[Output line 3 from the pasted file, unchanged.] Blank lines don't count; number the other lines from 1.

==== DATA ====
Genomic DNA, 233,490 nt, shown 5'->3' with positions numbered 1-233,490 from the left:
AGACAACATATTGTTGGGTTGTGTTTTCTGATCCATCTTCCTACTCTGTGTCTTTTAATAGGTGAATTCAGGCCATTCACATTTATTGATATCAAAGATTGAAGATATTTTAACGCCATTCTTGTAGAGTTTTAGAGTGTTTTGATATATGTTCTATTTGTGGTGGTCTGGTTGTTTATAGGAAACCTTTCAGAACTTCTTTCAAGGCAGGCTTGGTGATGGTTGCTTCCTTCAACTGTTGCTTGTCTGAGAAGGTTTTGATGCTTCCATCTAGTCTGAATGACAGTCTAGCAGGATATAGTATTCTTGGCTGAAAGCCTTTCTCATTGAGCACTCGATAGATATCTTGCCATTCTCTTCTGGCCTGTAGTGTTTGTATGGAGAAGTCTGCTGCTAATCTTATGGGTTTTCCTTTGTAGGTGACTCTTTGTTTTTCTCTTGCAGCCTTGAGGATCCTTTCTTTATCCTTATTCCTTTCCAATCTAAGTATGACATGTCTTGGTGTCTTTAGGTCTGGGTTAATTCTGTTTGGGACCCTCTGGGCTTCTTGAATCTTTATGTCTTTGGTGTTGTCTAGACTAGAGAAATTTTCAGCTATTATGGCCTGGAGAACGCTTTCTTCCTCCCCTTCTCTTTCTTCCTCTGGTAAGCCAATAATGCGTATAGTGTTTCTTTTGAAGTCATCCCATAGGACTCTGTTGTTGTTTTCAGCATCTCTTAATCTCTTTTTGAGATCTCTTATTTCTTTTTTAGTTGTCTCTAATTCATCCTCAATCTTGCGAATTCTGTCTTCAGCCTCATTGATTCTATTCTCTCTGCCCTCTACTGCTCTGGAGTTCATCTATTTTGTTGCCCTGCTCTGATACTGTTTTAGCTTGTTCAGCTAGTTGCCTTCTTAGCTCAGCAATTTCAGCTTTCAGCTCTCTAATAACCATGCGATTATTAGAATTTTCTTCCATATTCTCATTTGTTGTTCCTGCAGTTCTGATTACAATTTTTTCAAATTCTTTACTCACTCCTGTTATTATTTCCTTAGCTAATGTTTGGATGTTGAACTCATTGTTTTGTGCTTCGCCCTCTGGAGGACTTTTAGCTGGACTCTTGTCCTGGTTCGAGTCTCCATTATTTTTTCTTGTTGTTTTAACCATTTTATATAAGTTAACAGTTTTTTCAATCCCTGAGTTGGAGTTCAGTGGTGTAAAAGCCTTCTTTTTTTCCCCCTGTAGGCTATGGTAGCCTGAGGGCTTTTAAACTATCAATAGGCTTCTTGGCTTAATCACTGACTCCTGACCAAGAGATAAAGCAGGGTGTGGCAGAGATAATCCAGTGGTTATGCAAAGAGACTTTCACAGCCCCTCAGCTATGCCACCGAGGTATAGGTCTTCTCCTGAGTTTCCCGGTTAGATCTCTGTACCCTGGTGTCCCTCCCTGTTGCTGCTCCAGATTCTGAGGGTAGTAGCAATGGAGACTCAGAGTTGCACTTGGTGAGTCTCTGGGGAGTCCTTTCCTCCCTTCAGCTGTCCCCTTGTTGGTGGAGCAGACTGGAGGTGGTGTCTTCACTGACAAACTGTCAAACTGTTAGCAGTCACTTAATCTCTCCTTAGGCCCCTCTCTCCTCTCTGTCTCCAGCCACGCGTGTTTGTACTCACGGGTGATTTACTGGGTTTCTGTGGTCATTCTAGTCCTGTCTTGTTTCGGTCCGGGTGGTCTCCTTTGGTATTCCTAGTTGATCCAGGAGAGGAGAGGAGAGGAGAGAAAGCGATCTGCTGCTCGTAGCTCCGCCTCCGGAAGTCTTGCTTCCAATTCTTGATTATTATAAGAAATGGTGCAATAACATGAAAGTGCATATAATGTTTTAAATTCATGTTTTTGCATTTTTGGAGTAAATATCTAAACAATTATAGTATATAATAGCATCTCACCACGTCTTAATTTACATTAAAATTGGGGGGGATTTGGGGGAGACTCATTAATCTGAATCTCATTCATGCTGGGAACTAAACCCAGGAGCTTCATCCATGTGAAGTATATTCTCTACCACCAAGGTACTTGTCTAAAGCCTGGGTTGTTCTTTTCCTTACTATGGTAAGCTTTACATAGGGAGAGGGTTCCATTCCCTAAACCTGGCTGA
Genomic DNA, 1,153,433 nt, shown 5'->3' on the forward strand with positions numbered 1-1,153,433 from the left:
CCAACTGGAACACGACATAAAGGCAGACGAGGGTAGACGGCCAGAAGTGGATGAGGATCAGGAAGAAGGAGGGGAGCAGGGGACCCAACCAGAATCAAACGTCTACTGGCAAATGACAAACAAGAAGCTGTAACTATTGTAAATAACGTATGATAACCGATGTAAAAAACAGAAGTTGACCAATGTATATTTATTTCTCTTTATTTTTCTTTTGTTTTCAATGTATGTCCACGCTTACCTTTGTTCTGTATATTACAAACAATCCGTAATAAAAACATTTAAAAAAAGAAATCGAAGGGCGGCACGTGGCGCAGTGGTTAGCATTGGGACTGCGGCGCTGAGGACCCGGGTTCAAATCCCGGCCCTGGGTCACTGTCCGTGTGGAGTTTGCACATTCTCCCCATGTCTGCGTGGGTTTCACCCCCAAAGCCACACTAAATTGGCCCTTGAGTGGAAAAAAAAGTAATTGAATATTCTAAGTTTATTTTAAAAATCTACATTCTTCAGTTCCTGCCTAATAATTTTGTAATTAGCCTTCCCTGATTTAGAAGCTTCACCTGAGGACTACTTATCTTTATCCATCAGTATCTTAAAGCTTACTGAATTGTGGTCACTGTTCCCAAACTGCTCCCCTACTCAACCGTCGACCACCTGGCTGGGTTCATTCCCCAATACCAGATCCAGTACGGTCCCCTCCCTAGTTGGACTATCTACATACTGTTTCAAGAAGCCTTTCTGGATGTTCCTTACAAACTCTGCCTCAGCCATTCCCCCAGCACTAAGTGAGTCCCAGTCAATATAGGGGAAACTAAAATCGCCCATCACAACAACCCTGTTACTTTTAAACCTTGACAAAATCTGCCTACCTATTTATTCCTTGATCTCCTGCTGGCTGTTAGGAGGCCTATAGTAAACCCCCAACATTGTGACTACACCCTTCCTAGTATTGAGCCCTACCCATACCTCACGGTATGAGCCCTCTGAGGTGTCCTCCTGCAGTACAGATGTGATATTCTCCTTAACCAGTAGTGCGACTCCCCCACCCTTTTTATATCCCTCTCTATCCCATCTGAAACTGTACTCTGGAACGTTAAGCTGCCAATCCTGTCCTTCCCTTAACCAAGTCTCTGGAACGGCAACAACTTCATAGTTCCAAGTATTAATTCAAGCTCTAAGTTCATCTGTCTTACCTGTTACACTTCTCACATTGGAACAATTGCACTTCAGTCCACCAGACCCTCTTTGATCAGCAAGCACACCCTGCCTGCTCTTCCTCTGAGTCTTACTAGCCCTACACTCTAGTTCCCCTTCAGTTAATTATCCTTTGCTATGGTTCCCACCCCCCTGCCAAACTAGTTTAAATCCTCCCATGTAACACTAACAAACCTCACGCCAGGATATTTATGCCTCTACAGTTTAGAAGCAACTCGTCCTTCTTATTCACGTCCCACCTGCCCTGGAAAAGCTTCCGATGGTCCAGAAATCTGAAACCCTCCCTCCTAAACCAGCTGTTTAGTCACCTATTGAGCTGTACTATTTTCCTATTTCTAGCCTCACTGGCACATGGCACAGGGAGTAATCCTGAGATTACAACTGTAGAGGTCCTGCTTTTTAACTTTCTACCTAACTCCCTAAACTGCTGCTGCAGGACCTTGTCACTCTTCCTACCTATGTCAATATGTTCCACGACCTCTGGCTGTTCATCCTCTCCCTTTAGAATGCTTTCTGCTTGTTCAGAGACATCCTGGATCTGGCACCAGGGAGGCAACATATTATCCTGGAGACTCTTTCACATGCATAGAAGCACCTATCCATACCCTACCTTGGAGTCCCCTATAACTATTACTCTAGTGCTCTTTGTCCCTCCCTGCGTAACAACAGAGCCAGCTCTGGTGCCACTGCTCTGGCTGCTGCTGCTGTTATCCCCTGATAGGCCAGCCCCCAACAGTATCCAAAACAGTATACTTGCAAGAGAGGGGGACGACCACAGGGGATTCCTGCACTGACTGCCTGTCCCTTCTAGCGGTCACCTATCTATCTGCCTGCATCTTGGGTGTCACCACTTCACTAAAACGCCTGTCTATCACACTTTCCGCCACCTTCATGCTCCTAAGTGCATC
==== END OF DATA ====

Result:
Genomic DNA, 1,153,433 nt, shown 5'->3' on the forward strand with positions numbered 1-1,153,433 from the left: